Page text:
Plaintiffs need not obtain formal relief in order to enjoy prevailing party status. It is enough that plaintiffs received some of the benefit they sought in bringing the suit.

Whether a litigant has shown a sufficient causal relationship between the lawsuit and the practical outcome realized is a pragmatic factual inquiry for the district court.

Clark, 803 F.2d at 989-990 (citations omitted). The Ninth Circuit has adopted the following two-part test for determining prevailing party status when a case has not gone to final judgment:

the party seeking to establish " prevailing party" status must demonstrate that: (1) as a factual matter, the relief sought by the lawsuit was in fact obtained as a result of having brought the action, and (2) there was a legal basis for the plaintiffs' claim. Under the first level of inquiry, the court must identify what the lawsuit originally sought to accomplish and what relief actually was obtained. It must then determine whether there exists a " clear causal relationship between the litigation brought and the practical outcome realized." This realized relief may come in the form of a settlement or other disposition of the case. The critical factor is whether the party seeking fees has, as a result of bringing the lawsuit, received some or all of the relief originally sought.

Under the second inquiry, the court must determine whether there was a legal basis for the claim. While this requires some evaluation of the merits, this evaluation is extremely limited. The extent of the court's inquiry is strictly limited to determining whether the claims asserted are " frivolous, unreasonable, or groundless, or whether the plaintiff continued to litigate after they became so."

Andrew v. Bowen, 837 F.2d 875, 877-78 (9th Cir. 1988) (citations and brackets omitted). Thus, it follows that a plaintiff may qualify as the prevailing party after settling with the defendant if the plaintiff:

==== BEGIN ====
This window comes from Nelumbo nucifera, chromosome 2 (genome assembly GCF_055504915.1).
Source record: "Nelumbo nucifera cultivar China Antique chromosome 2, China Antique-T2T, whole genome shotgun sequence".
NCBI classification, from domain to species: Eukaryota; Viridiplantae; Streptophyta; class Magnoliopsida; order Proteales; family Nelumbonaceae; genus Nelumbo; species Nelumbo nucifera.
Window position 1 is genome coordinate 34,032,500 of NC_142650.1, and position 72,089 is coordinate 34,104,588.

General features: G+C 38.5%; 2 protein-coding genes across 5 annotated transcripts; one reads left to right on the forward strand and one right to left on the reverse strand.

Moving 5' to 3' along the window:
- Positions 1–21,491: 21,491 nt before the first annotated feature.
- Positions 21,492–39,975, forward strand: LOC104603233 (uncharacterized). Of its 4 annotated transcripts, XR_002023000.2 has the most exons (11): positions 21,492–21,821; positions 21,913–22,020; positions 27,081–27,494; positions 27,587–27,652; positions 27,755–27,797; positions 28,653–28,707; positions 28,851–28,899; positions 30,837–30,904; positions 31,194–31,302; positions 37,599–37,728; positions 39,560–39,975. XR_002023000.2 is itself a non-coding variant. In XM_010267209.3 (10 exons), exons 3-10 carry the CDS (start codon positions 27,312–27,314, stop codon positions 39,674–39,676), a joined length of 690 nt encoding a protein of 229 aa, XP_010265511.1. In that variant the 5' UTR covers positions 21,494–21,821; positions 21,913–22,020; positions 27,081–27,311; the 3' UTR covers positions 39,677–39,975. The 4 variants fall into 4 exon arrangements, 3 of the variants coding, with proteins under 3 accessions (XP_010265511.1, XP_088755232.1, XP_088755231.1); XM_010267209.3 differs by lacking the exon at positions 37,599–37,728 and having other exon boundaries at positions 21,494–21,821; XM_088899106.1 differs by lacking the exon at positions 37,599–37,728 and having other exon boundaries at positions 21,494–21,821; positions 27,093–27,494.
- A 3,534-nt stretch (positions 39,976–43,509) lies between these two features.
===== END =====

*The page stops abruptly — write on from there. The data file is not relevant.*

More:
1a) received at least some of the benefit sought in bringing suit, 1b) can show a clear causal relationship between the litigation brought and the practical outcome realized, and 2) can show that there was a legal basis for the claim.

Tokuhama, 751 F.Supp. at 1398.

In the case at bar, Plaintiff requested, inter alia, the Court (1) declare ROH Chapter 29, Article 19 unconstitutional; (2) declare Defendants' actions violated Plaintiff's rights under the First, Fourth, and Fourteenth Amendments; (3) grant preliminary and permanent injunctive relief enjoining Defendant from, generally, entering private property for the purpose of seizing personal property, and destroying such property absent prior written notice and the opportunity to seek pre-and post- deprivation remedies to recover such property; (4) compensatory damages; and (5) punitive damages. (See Doc. 1 at 15-17.) In her Complaint, Plaintiff maintains that, at the time of filing, she " has not yet been compensated for the damage to her signs, " and she was unable to reclaim her signs unless she agreed to sign a " Release of Impounded Personal Property" form, which Plaintiff refused to sign out of concern that signing it could affect the pending eminent domain proceedings in State court. (Doc. 1 at 9, ¶ 29-30.) Plaintiff alleged a violation of her Fourth Amendment rights, claiming that " Defendants' destruction of Plaintiff's property and/or failure to return the property in a usable condition also constitutes an unreasonable seizure in violation of the Fourth Amendment to the United States Constitution, " (Doc. 1 at 10, ¶ 35), and requested, inter alia, compensatory damages for such acts. (See Doc. 1 at 17.)

Here, Plaintiff claims she has received the relief she requested, namely, her signs were returned after the City agreed to modify its Release Form, and she has been " paid in full for the damages to the sign and a nominal amount for the constitutional violation." (Doc. 56-1 at 15.) This Court agrees, in part. Although it cannot be said that Plaintiff received a " vast majority" of the relief she requested, this Court finds that Plaintiff received at least some of the benefit sought in bringing suit. Tokuhama, 751 F.Supp. at 1398.